NEWS | October 1, 2018

Wounded warrior research to improve traumatic brain injury and burn care

(SACRAMENTO)

The U.S. Department of Defense’s Precision Trauma Care Research initiaitive has awarded researchers and clinical care specialists at UC Davis Health, and several partner institutions, a 3-year, $4.5 million grant to develop better, more precise treatments for patients who suffer traumatic brain injury (TBI) along with burns or other forms of trauma. The goal is to improve outcomes for TBI victims by developing a precision medicine approach – a precise, personalized and proactive classification of injury using  biomarkers and data – that will enable medical teams to determine the best way to care for patients for improved survival and recovery rates.

“This is a critical project,” said Frederick Meyers, professor of internal medicine and director of the UC Davis Center for Precision Medicine. “The military, for obvious reasons, needs innovations in trauma care in the most challenging of environments, including injury care on the battlefield, in forward-line surgical areas, and in nearby combat-support hospitals. What makes this research doubly important is that the discoveries and breakthroughs we make for our troops can also be applicable back home in the civilian realm.”

TBI is a leading cause of death in the U.S. military and civilian populations. When combined with burn injury and trauma, such as an explosion or a car crash, traumatic brain injury mortality is doubled. More than 300,000 soldiers have died from TBI in the past 16 years, while approximately 1.5 million Americans sustain traumatic brain injuries each year, with 153 people dying daily from TBI.

The new grant adds to UC Davis’ growing portfolio of Precision Medicine research, which is a relatively new approach to care that allows doctors and researchers to identify and predict more accurately the kinds of treatment and prevention strategies for a particular disease or injury that will provide the best outcomes for specific groups of people or individuals.

Meyers is co-leading the research effort with Tina Palmieri, professor of surgery and assistant chief of burn surgery at Shriners Hospital for Children of Northern California, and other UC Davis colleagues, as well as Major Ian Stewart from the David Grant Medical Center, and Mary Jo Pugh, a University of Utah professor and research health scientist with the U.S. Department of Veterans Affairs.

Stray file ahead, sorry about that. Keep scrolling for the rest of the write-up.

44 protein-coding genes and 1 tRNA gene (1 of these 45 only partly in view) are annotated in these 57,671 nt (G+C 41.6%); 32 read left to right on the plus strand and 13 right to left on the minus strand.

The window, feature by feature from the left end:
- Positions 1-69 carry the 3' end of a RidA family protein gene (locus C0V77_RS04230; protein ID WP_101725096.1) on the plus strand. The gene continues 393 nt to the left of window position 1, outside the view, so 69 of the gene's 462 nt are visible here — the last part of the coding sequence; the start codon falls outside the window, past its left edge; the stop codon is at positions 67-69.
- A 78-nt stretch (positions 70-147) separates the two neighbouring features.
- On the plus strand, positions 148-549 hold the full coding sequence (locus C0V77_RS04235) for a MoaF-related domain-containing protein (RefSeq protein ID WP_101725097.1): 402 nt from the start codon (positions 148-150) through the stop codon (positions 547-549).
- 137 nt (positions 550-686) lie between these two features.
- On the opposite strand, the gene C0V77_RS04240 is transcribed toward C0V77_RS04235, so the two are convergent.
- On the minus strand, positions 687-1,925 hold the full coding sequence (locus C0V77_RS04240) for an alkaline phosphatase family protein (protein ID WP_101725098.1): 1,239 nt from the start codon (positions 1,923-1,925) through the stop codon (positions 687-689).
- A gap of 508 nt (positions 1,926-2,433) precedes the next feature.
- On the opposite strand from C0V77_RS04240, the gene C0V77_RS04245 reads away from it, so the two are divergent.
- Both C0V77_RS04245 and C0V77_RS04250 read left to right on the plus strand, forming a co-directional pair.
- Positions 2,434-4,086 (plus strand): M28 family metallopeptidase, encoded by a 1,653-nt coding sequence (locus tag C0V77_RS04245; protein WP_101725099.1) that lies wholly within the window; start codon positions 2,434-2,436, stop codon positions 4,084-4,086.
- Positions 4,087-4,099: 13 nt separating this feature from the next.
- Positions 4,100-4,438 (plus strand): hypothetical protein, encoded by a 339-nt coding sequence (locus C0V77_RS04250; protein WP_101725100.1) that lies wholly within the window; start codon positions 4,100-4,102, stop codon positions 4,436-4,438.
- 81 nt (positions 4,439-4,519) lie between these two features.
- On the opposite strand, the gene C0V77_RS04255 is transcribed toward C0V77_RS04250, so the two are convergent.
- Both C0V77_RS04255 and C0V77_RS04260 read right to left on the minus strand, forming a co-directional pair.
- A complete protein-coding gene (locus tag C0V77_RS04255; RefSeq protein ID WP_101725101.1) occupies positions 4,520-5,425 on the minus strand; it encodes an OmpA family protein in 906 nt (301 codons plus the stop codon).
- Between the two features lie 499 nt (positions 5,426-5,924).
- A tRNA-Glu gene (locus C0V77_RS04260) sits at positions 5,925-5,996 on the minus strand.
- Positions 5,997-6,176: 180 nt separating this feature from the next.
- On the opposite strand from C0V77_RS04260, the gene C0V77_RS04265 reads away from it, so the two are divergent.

The Defense Department considers precision medicine to be a very promising approach to injury care. It’s seen as a way to improve outcomes in cases of polytraumatic injury, which occur when a person experiences injuries to multiple body parts and organ systems, often from a blast-related event. Traumatic brain injuries, for example, frequently occur in polytrauma, along with other disabling conditions, such as amputation, spinal cord injury, auditory and visual damages, and burns.  

“TBI treatments usually focus on minimizing intravenous fluid administration to avoid brain swelling, whereas burn treatments use large amounts of IV fluid to replace fluids lost because of the burn wound,” said Palmieri, a nationally recognized burn surgeon and the priniciple investigator on a number of burn studies. “When the two injuries occur together, the question medical teams always face is ‘which strategy should be used?’ We want to develop a good roadmap to navigate the many challenges in these traumatic cases.”

The project is ambitious in its scope and complexity, and it ranges from collecting simple clinical measures such as blood pressure and intracranial pressure readings, analyzing genomic data, gathering advanced monitoring information from electroencephalograms,  as well as using evaluation tools such as CT scans.

The UC Davis team plans to examine the entire continuum of polytrauma care, incorporating the use of biomarkers, which are measurable indicators of the severity of an injury or presence of disease. This approach can provide a methodical and precise way to identify and characterize clinical conditions such as a traumatic brain injury alone or in conjunction with burns and other trauma injury. By being able to assess and profile TBI pathologies using biomarkers, the team hopes to improve treatment effectiveness and move beyond the traditional ‘one-size-fits-all’ clinical assessments and patient care.

Both Palmieri and Meyers noted that the new project unites experts from a variety of disciplines, many of whom will be working together for the first time. The grant, which was highly competitive, creates a new research network that includes experts from UC Davis’ Regional Burn Center, the university’s departments of emergency medicine, surgery (including trauma and burn specialties), public health sciences, bio-medical informatics and neurological surgery, as well as the West Coast Center for Metabolomics, the Pathology Biorepository and the Center for Genomic Health.

Because of longtime partnerships with UC Davis Health, the David Grant Medical Center at Travis Air Force Base and the Veteran’s Administration are also playing leading roles in the effort.